Freddie Mac on Tuesday announced enhancements to its automated income assessment tool—already used for direct deposits—to also include the borrower’s digital paystub data.
The government sponsored enterprise said lenders can calculate income faster and more precisely, improving loan quality, simplifying the mortgage process and expanding access to credit.
The ability to include paystub data and direct deposit data in the income assessment is available through Freddie’s Loan Product Advisor asset and income modeler (AIM).
“Over the last year, we’ve consistently rolled out innovations to ensure our digital tools are improving speed and efficiency, reducing risk and, ultimately, helping us serve our mission by reaching more qualified borrowers,” Kevin Kauffman, single-family vice president of seller engagement said in a statement. “Today’s innovation further automates income assessment by using historical direct deposit pay patterns and current gross income from recent paystubs, which can help more families achieve homeownership.”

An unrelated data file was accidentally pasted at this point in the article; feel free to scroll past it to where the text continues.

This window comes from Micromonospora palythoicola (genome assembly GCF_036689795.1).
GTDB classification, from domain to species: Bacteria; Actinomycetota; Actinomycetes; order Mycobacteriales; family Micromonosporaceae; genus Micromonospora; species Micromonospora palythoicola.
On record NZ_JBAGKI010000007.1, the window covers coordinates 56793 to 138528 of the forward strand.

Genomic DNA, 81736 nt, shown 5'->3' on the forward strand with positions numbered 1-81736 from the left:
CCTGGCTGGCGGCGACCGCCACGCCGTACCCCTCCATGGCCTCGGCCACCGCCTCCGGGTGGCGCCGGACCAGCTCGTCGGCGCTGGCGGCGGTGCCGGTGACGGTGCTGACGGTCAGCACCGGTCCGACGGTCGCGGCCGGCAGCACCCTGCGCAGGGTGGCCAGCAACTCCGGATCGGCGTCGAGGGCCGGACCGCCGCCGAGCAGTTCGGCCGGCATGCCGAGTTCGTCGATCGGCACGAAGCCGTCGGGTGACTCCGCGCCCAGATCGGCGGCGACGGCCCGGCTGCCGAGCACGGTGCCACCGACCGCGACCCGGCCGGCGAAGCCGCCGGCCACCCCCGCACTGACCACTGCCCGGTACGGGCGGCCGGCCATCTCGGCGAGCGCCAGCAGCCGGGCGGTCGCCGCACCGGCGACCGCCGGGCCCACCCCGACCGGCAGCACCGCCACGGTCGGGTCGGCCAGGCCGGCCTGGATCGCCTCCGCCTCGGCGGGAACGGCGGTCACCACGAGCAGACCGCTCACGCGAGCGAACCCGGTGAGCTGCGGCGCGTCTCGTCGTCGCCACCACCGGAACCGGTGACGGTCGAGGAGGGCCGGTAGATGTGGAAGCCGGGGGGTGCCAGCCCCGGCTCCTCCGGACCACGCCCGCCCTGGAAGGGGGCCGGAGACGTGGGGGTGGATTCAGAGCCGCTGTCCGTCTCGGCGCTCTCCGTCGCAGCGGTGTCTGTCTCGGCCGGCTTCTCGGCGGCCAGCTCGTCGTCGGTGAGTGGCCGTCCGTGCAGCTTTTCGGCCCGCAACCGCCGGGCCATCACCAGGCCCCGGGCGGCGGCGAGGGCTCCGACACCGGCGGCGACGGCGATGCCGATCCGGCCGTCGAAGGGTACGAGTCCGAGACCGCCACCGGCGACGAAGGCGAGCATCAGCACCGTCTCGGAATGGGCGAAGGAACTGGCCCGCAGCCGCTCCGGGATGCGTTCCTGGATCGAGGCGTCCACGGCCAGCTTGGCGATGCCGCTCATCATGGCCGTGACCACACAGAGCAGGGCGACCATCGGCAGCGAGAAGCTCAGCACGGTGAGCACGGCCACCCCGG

Because income verification issues account for nearly one-third of all purchase transaction defects, this automation tool should help reduce the growing repurchase issue for lenders.
In addition to direct deposit data, Freddie Mac’s AIM tool can assess income from tax return data for self- employed borrowers as well as bank account data to identify a history of positive monthly cash flow activity. This can include data from checking, savings and investment accounts, including those used for direct deposit of income and monthly bill payments, such as rent, utilities and auto loans.
Freddie Mac said that account data submitted to assess cash flow can only positively affect a borrower’s credit assessment. LPA will notify lenders when submitting this account data could benefit a borrower, the enterprise said.
This new capability will be available beginning June 7. Finicity, a Mastercard company, is the initial service provider supporting Freddie Mac’s AIM for income using direct deposits plus paystub.
Be the first to comment